Roadtrip Nation is a weekly half-hour documentary series that tracks the up-close and personal journeys of young adults as they travel the country interviewing inspiring leaders from all walks of life.
Roadtrip Productions and KQED are proud to announce the premiere of Roadtrip Nation: Season Eleven launching in September 2014, distributed through American Public Television to public television stations across the country.
Throughout eight episodes, viewers will hitch-hike along for a whirlwind tour through 25 states as the team of young road-trippers seeks life advice from poets, NASA engineers, fire-spinners, chimp veterinarians, and more – people who have built fulfilling lives doing what they love. By speaking with accomplished professionals who have turned their passions into careers, the road-trippers gain a framework for building their own fulfilling livelihoods and are inspired to take the next steps to make their ambitions a reality.
The band of motley travelers all hail from distinctly different backgrounds, but are united by their mission to learn from those who have gone before them. Ed is a 22-year-old recent college grad from the quaint town of Colchester, England. Stagnating in a dead-end job and living with his parents, he hopes this trip will give him the confidence to branch outside his bubble and pursue broader opportunities. Tele’job, a recent high school graduate, grew up in notoriously dangerous Oakland, California. Determined to dismantle the marginalization that afflicts many urban populations, he seeks to channel his passion for community activism into a socially impactful path. 29-year-old Olivia experienced a stifling small town upbringing that made it difficult for her to express herself as a gay woman. A stint in the Air Force provided the exploration she hankered for, but she’s not focused on finding a career that speaks to her interests in community and sustainable agriculture.
Throughout over 20 powerful interviews, the road-trippers hear perspective-shifting advice from a wide range of interviewees, including: human rights attorney Brittan Heller, spoken word poet and activist Staceyann Chin, educational policy professor David Stovall, whitewater rafting guide Sherry Grathler, and Adam Steltzner, a NASA engineer who directed the landing of the Curiosity rover on Mars.
The philosophy that drives Roadtrip Nation is the search for individuals who have followed their interests and become successful by carving out their own paths.
Christina Mitchell, firstname.lastname@example.org
Season eleven of Roadtrip Nation is made possibly by AT&T, Hobsons, University of Phoenix Foundation and The Corporation for Public Broadcasting.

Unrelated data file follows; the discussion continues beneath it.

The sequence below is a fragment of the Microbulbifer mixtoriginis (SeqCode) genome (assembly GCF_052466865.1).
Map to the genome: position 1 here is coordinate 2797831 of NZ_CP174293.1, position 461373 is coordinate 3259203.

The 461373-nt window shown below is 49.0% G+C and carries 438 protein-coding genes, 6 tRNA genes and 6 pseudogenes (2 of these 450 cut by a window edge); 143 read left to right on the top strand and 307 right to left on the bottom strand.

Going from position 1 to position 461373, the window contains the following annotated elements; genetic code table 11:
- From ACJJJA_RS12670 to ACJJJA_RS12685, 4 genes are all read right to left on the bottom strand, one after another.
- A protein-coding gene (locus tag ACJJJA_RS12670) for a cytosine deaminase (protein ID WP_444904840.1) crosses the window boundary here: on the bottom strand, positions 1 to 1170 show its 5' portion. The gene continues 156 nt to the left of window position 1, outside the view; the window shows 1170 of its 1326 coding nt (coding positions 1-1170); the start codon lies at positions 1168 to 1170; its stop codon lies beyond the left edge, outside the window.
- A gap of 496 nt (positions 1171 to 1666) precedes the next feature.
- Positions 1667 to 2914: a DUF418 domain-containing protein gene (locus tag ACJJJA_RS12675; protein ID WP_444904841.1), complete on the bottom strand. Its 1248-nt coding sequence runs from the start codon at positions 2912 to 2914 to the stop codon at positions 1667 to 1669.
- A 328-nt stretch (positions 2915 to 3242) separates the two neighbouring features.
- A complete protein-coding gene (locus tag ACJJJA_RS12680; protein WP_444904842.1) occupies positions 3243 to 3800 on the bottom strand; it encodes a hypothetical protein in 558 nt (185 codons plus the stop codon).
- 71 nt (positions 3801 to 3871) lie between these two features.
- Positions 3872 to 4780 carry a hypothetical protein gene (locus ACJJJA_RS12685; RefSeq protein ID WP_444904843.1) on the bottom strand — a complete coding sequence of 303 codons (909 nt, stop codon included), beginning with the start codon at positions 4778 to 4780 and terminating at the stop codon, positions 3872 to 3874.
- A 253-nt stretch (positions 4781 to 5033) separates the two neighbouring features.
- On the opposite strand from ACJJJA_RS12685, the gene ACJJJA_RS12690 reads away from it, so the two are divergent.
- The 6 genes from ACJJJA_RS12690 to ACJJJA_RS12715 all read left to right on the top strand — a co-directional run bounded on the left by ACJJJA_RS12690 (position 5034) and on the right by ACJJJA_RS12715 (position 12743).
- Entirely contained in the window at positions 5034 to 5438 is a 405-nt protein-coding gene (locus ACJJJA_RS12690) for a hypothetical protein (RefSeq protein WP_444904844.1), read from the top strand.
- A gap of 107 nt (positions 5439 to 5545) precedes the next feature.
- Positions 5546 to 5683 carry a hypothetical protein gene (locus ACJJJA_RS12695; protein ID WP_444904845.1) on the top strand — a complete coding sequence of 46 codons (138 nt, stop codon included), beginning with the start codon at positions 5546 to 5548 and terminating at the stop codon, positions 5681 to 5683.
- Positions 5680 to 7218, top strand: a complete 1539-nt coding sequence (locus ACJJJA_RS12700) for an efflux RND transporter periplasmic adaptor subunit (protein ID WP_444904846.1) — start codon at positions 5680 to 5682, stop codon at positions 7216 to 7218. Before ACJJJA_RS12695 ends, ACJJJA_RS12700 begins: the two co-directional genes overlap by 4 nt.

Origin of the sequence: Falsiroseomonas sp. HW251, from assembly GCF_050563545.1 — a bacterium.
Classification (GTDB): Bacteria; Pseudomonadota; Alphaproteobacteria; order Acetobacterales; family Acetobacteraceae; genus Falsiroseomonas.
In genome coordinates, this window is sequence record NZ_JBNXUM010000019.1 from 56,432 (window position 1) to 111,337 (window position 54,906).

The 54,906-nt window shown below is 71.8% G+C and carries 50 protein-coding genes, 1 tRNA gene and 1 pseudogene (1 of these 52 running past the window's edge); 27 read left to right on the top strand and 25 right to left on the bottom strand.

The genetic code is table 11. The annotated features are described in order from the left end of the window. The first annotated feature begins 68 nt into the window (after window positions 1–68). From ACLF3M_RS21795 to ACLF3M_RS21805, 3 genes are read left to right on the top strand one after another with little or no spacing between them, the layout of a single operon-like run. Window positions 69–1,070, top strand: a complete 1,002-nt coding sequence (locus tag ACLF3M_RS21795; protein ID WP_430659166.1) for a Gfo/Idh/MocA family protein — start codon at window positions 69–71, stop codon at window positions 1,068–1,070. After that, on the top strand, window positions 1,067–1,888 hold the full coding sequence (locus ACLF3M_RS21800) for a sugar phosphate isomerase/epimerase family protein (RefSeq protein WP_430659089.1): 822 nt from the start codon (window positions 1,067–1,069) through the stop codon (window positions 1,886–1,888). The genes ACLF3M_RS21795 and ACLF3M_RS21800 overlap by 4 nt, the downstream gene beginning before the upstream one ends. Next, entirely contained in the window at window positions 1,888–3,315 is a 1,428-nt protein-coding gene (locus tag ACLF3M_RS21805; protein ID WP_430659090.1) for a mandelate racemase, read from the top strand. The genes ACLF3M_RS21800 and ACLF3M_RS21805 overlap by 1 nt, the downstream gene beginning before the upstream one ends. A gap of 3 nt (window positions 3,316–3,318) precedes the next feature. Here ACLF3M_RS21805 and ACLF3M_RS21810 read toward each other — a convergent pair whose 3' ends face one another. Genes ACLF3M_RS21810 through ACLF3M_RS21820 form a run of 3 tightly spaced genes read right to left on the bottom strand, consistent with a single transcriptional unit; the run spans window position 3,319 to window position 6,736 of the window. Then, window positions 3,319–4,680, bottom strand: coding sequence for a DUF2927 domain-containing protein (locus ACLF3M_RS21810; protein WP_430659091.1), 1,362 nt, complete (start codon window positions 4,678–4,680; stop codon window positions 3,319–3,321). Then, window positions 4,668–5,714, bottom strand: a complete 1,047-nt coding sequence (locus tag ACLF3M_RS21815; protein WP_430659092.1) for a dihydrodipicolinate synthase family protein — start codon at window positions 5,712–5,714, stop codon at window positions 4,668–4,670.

Websites and Social Media
Education Site: roadtripnation.org
Roadtrip Nation 11 - Member Guide Article (pdf)
Roadtrip Nation 11 - Social Media Toolkit (pdf)
Season 11 Episode Descriptions
#1101: Climbing Out of the Safety Net
Unsure what to do with their lives and seeking wisdom from others, a team of young adults sets off on a cross-country road trip to interview professionals in diverse careers who can provide insight on building a fulfilling life. Ed, a recent college graduate from the small town of Colchester, England, is stagnating in a dead-end job and living with his parents. Determined to branch out of his hometown, he hopes this trip will give him the confidence to pursue broader possibilities. Tele’jon, an 18-year-old from violence-plagued Oakland, CA, seeks to channel his passion for community activism into a socially impactful career. 29-year-old Olivia left a stifling small town upbringing to join the Air Force and explore the world. Now looking to settle down, she hopes to blend her interests of sustainable farming and community-building into a satisfying livelihood. After meeting each other in San Francisco, the team hops aboard Roadtrip Nation’s iconic green RV and travels to Santa Cruz, CA. There, they interview climbing instructor Jakob Laggner, who left a traditional desk job to found Treks and Tracks, a company that leads outdoor expeditions.
#1102: Mark Your Thresholds
The road-trippers’ search for wisdom continues in San Francisco where they interview Roy Remer, a volunteer coordinator at the Zen Hospice Project, who uses Buddhist principles to serve the emotional needs of the terminally ill. Roy reflects on the difficulty of letting go, and encourages the road-trippers to practice saying goodbye to the various stages of life in order to grow into the next version of themselves. Next, the team heads down to Southern California to talk the importance of culture with Omar Cardenas, a youth organizer for the Children’s Defense Fund. Omar’s personal transformation from troubled high school dropout to empowering mentor inspires Tele’jon, who aspires to do similar work. Later, the road-trippers arrive at the doorstep of Ian Harvie, a transgendered stand-up comedian whose self-deprecating brand of humor hilariously tackles issues of gender identity and societal expectations. Ian discusses his challenge-filled journey of self-acceptance, stirring up powerful emotions in Olivia. The road-trippers leave the interview feeling more resolute in their identities and determined to live their lives in a way that’s true to themselves.
#1103: Going With the Flow